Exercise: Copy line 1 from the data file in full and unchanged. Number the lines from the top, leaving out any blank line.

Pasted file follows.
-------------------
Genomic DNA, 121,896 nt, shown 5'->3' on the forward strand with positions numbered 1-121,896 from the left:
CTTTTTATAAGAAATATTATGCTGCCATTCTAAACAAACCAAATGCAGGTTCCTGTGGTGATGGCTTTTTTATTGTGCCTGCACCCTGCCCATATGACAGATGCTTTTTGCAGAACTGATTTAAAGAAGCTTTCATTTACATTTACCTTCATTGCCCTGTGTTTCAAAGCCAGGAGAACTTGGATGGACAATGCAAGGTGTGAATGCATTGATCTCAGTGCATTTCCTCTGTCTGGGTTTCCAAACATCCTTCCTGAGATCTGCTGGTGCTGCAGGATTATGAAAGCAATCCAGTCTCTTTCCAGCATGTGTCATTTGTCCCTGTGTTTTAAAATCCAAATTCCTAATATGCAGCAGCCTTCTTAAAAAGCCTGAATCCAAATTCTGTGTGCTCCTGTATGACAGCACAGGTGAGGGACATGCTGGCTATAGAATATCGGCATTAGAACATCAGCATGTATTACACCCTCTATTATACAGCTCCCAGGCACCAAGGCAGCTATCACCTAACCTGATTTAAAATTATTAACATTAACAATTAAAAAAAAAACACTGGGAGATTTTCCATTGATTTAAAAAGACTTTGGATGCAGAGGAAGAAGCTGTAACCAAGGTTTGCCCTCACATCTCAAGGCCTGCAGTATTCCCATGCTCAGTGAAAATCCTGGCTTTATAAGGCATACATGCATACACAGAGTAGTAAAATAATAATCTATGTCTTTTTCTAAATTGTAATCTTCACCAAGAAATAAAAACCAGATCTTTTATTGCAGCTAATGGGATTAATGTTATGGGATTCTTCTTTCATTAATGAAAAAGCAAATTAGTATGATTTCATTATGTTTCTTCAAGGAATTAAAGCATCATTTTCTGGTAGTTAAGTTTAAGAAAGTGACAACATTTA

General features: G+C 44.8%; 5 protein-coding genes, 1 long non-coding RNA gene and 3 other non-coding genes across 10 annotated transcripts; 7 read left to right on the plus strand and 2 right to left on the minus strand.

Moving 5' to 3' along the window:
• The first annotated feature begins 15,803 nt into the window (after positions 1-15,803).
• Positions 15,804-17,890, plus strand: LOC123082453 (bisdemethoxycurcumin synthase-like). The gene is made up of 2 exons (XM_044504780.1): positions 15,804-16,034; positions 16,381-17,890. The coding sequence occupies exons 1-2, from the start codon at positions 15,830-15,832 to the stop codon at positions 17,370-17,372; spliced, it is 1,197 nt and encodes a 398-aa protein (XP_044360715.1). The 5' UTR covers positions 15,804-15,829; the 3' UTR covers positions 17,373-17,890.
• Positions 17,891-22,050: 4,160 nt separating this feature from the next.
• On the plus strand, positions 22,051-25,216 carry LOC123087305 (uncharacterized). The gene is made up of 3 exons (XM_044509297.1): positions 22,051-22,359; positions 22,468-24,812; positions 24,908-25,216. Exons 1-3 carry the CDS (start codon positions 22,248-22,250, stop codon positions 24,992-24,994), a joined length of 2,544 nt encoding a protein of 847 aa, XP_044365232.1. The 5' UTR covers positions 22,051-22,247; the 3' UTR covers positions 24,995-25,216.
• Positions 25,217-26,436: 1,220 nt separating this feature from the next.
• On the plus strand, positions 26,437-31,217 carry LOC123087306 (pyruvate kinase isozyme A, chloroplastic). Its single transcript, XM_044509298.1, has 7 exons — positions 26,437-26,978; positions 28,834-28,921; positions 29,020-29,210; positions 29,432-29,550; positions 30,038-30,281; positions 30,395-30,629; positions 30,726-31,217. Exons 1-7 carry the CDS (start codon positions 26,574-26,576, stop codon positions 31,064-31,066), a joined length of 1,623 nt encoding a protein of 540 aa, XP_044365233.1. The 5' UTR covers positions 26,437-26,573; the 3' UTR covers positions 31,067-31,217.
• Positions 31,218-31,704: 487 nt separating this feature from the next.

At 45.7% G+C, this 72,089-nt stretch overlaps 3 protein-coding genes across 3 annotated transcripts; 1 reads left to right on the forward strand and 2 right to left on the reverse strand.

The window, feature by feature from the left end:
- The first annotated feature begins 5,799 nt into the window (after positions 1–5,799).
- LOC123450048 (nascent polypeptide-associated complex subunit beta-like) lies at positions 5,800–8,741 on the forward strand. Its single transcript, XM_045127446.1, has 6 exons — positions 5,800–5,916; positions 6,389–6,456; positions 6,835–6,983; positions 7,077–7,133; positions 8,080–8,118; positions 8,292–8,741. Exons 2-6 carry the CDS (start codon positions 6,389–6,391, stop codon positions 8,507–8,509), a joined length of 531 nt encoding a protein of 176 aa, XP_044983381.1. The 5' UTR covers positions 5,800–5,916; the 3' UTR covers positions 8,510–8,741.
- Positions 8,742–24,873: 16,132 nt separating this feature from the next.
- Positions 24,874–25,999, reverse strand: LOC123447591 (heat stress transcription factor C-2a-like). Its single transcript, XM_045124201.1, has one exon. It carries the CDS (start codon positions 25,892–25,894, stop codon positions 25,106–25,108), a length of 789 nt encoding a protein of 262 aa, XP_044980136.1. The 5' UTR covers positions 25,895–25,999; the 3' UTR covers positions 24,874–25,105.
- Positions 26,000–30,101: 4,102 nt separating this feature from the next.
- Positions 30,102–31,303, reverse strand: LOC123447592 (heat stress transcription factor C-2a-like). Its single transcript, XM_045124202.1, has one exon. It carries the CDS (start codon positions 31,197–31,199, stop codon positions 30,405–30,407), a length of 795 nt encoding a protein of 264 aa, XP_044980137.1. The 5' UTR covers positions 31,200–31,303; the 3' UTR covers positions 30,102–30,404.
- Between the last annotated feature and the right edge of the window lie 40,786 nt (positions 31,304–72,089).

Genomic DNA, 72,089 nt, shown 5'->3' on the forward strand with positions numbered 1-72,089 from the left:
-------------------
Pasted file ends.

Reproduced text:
Genomic DNA, 121,896 nt, shown 5'->3' on the forward strand with positions numbered 1-121,896 from the left: